A new position paper on spinal motion restriction (SMR) was issued by the American College of Surgeons (ACS), American College of Emergency Physicians (ACEP) and the National Association of EMS Physicians (NAEMSP). It is another in a series of position papers on the topic and it may be the best yet on the topic. Read our analysis and download useful teaching tools for teaching SMR.
Thank you to all who participated in our #EMSinspiration contest! Here are our 5 winners’ stories.
It doesn’t take long in medicine or education to have one promising theory or study contradicted by the most recent. A new study now reports that cellphones in classroom contribute to failing grades. Do they have a place in the modern classroom?
Every day, we have the chance to be there for one another. Not just in times of crisis. The gallows humor may be the frosting but community in EMS is the cake.
How can you tell if your new students have the raw material it takes to succeed at an advanced level? Pathophysiology is one of the foundational elements of success at the EMT level—but perhaps the most challenging to teach—and especially integrate. Here are 6 questions to evaluate pathophysiology and pathophysiology-based thinking.
Like many in EMS, we were surprised by JEM’s decision to stop publishing the print version of the journal. What does this mean for EMS and how do we in EMS best respond to the online version? Our Chief Pass-ologist posted his views on Facebook.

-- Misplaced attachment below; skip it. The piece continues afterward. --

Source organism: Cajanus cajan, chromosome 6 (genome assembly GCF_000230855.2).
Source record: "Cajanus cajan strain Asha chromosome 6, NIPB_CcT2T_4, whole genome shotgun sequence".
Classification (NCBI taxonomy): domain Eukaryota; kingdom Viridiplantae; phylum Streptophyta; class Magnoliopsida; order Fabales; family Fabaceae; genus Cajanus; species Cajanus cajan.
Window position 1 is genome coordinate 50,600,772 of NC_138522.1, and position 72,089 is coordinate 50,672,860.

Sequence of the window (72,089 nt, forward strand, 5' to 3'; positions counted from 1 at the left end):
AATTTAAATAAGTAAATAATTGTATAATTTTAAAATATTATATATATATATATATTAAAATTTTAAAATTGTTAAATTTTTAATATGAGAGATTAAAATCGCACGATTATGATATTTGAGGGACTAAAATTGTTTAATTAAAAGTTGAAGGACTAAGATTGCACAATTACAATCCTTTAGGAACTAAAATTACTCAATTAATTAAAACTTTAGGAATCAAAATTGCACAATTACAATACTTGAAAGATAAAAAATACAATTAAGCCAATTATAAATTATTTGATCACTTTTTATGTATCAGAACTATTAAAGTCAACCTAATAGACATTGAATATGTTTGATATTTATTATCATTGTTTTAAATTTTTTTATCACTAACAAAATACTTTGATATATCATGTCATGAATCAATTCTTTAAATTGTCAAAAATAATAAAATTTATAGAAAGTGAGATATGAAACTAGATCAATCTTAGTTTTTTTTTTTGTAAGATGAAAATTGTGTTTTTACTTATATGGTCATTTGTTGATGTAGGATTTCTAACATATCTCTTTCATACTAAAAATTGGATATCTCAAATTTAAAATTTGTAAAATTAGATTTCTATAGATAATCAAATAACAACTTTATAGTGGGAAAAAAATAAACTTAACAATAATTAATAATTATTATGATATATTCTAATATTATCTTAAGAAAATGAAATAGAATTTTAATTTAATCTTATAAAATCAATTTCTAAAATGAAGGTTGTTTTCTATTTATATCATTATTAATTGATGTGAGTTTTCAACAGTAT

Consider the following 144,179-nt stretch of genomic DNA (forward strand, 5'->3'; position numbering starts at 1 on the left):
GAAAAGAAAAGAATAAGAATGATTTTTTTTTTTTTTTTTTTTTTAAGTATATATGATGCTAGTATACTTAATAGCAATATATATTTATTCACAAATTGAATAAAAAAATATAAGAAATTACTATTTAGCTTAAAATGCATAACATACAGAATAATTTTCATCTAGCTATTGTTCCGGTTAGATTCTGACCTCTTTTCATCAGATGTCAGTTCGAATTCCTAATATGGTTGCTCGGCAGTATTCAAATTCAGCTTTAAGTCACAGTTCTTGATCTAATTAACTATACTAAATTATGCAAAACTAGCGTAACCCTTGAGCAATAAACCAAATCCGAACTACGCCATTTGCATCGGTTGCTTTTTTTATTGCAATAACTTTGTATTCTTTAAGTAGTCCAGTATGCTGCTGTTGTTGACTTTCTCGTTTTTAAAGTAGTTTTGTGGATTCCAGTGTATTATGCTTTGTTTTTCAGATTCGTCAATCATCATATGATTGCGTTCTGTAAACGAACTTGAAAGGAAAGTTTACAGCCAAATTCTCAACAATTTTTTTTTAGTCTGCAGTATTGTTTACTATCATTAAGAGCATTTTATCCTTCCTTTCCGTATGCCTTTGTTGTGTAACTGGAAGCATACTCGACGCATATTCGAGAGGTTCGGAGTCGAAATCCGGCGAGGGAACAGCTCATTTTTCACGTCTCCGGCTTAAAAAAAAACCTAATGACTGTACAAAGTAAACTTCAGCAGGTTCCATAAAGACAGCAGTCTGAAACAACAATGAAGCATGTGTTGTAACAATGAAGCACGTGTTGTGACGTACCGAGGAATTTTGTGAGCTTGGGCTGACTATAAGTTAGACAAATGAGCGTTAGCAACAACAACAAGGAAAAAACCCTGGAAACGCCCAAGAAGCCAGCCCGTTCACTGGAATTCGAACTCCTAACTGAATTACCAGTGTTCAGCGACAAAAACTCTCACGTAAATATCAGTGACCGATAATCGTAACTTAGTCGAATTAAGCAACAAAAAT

There are many reasons to create exam items. We want to verify student knowledge, evaluate our instruction and prepare our students for the national certification exam. With all this in mind, the following guide can be used to help create effective exam items.
We have rolled out new versions of all our iTunes and Google Play apps that will bring you 2 exciting new changes. Be sure to update your apps to get this new functionality and content! Read more…
It’s hard not to think of an EMS provider NOT having a bit of damaged brain to choose this profession, but the reality is unlike the callouses on our hands we develop from our tough work, our brains do not afford us this protection.
Like our trauma patients, our thoughts on trauma care seem to go to extremes. We must balance prompt transport with adequate assessment and valuable on-scene care. While the need to transport our patients for surgical intervention is undeniable, the physical and mental toolboxes for determining criticality in trauma assessment have never been greater.